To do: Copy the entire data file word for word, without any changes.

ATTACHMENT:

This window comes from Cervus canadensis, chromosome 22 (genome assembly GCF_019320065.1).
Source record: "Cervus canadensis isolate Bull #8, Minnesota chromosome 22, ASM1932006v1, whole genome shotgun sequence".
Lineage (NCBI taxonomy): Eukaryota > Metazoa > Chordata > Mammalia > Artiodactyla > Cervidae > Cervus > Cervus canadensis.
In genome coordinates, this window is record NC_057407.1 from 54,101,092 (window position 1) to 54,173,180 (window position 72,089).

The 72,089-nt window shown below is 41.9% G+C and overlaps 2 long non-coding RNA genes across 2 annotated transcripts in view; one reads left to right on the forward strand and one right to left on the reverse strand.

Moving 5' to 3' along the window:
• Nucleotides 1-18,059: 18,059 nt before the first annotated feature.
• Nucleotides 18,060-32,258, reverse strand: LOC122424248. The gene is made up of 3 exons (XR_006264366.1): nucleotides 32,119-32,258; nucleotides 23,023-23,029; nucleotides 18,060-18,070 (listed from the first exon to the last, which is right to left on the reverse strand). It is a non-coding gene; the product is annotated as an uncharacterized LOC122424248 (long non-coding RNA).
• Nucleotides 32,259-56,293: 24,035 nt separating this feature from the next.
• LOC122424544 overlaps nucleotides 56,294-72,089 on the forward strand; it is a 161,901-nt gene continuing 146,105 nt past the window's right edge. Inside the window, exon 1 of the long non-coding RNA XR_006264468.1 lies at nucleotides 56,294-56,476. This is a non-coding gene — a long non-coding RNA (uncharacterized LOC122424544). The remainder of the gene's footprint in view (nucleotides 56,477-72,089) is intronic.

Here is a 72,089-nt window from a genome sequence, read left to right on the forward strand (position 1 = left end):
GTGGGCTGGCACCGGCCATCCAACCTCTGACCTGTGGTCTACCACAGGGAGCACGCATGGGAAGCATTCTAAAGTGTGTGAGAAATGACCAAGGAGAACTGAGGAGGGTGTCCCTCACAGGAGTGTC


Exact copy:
This window comes from Cervus canadensis, chromosome 22 (genome assembly GCF_019320065.1).
Source record: "Cervus canadensis isolate Bull #8, Minnesota chromosome 22, ASM1932006v1, whole genome shotgun sequence".
Lineage (NCBI taxonomy): Eukaryota > Metazoa > Chordata > Mammalia > Artiodactyla > Cervidae > Cervus > Cervus canadensis.
In genome coordinates, this window is record NC_057407.1 from 54,101,092 (window position 1) to 54,173,180 (window position 72,089).

The 72,089-nt window shown below is 41.9% G+C and overlaps 2 long non-coding RNA genes across 2 annotated transcripts in view; one reads left to right on the forward strand and one right to left on the reverse strand.

Moving 5' to 3' along the window:
• Nucleotides 1-18,059: 18,059 nt before the first annotated feature.
• Nucleotides 18,060-32,258, reverse strand: LOC122424248. The gene is made up of 3 exons (XR_006264366.1): nucleotides 32,119-32,258; nucleotides 23,023-23,029; nucleotides 18,060-18,070 (listed from the first exon to the last, which is right to left on the reverse strand). It is a non-coding gene; the product is annotated as an uncharacterized LOC122424248 (long non-coding RNA).
• Nucleotides 32,259-56,293: 24,035 nt separating this feature from the next.
• LOC122424544 overlaps nucleotides 56,294-72,089 on the forward strand; it is a 161,901-nt gene continuing 146,105 nt past the window's right edge. Inside the window, exon 1 of the long non-coding RNA XR_006264468.1 lies at nucleotides 56,294-56,476. This is a non-coding gene — a long non-coding RNA (uncharacterized LOC122424544). The remainder of the gene's footprint in view (nucleotides 56,477-72,089) is intronic.

Here is a 72,089-nt window from a genome sequence, read left to right on the forward strand (position 1 = left end):
GTGGGCTGGCACCGGCCATCCAACCTCTGACCTGTGGTCTACCACAGGGAGCACGCATGGGAAGCATTCTAAAGTGTGTGAGAAATGACCAAGGAGAACTGAGGAGGGTGTCCCTCACAGGAGTGTC